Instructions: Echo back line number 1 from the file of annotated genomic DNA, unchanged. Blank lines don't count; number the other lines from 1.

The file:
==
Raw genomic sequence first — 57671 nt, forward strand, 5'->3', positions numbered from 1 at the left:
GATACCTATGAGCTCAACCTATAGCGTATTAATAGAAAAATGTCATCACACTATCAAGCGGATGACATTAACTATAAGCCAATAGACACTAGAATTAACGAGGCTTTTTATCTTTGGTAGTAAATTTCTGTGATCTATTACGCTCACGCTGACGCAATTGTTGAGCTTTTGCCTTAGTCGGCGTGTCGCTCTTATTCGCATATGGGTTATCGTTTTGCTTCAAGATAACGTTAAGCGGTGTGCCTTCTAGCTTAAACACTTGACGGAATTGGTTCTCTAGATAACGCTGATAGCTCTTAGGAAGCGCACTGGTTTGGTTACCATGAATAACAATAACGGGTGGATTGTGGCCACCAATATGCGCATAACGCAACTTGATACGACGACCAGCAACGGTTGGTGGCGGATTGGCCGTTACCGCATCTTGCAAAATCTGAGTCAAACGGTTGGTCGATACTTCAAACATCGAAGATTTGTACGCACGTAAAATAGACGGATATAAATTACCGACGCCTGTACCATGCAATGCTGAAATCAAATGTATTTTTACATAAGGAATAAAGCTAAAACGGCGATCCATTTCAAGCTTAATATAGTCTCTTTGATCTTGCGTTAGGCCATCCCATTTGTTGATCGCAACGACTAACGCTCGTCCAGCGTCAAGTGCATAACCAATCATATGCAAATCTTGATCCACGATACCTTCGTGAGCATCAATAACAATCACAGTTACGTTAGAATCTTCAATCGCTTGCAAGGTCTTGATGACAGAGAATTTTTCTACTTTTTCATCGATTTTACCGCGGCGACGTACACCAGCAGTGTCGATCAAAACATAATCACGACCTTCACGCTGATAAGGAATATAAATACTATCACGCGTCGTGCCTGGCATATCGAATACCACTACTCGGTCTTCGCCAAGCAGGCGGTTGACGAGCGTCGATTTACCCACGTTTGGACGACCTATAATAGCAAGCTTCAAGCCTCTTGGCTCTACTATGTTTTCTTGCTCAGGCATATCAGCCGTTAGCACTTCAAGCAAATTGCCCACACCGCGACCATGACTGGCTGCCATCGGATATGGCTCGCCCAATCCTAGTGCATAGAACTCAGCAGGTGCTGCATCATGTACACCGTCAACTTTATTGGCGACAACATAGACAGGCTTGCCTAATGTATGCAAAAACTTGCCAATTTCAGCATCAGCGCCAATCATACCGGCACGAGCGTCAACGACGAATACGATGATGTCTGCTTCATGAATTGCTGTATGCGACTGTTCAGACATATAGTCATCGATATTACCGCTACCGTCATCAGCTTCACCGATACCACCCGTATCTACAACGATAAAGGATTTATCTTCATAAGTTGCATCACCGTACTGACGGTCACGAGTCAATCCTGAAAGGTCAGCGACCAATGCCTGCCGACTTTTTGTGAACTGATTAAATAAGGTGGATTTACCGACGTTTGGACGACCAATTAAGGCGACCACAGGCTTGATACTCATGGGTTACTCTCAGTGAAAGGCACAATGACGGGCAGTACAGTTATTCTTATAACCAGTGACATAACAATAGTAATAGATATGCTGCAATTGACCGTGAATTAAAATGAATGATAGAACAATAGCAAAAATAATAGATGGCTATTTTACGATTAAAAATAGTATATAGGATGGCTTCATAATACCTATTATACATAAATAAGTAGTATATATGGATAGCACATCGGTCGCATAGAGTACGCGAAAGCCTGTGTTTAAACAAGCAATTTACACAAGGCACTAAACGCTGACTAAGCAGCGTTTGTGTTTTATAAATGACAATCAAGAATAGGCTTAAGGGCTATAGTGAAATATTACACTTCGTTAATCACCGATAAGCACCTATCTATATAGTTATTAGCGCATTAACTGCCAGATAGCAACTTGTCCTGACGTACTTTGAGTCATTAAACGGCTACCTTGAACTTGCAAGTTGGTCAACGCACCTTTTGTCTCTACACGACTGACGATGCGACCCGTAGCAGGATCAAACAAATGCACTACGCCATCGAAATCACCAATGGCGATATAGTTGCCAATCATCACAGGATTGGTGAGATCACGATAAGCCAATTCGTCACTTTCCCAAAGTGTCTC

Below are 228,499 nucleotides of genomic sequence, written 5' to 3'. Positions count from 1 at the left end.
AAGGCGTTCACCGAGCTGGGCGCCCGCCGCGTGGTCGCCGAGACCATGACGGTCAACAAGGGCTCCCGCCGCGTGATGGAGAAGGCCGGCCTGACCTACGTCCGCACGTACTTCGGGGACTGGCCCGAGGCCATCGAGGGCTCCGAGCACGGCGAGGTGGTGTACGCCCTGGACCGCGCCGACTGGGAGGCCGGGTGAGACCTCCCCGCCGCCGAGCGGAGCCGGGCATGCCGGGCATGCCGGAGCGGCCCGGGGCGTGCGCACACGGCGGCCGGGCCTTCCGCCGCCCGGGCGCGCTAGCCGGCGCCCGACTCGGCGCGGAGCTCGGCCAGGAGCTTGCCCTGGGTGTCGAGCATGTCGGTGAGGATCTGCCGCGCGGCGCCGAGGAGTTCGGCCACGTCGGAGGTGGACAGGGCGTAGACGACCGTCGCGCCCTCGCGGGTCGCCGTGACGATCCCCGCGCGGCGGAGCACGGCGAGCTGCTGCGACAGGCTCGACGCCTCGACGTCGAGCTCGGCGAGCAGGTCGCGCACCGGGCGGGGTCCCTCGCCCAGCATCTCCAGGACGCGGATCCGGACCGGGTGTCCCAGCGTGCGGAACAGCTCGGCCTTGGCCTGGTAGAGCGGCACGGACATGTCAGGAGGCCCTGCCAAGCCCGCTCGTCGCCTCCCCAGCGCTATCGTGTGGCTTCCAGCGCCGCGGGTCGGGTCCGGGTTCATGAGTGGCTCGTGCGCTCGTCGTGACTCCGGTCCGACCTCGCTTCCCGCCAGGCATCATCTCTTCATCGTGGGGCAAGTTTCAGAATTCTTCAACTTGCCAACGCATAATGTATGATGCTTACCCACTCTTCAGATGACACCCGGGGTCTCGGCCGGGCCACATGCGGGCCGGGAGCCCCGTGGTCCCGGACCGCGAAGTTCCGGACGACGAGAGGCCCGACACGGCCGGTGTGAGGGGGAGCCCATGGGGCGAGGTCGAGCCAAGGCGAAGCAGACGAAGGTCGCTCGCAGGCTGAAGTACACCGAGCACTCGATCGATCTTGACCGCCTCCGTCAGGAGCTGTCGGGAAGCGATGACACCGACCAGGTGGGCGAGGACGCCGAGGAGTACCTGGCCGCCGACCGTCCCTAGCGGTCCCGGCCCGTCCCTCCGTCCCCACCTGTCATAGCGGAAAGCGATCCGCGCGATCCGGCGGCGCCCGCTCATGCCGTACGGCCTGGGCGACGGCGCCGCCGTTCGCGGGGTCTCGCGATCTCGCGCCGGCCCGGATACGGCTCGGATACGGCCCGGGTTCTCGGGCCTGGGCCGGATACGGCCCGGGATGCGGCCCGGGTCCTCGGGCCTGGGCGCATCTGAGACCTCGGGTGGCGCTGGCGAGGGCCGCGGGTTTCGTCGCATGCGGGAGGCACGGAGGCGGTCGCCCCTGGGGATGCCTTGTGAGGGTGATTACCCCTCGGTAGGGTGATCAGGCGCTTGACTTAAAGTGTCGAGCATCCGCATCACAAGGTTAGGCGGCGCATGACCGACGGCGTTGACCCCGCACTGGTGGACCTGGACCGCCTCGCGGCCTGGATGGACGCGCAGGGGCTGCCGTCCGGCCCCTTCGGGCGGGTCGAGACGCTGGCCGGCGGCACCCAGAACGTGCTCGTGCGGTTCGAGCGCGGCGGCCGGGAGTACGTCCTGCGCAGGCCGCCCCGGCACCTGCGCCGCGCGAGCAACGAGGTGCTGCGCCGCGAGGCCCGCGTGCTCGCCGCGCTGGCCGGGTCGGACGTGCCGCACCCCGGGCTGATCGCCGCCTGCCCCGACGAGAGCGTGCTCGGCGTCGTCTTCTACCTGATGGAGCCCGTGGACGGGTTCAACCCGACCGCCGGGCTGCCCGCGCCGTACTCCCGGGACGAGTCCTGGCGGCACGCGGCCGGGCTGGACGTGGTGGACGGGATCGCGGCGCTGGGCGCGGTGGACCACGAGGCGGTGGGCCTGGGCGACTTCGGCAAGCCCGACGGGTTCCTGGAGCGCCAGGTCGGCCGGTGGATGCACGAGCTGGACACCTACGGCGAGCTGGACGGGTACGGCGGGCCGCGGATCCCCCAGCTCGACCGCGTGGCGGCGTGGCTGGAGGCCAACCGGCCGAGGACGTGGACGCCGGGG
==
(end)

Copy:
Raw genomic sequence first — 57671 nt, forward strand, 5'->3', positions numbered from 1 at the left: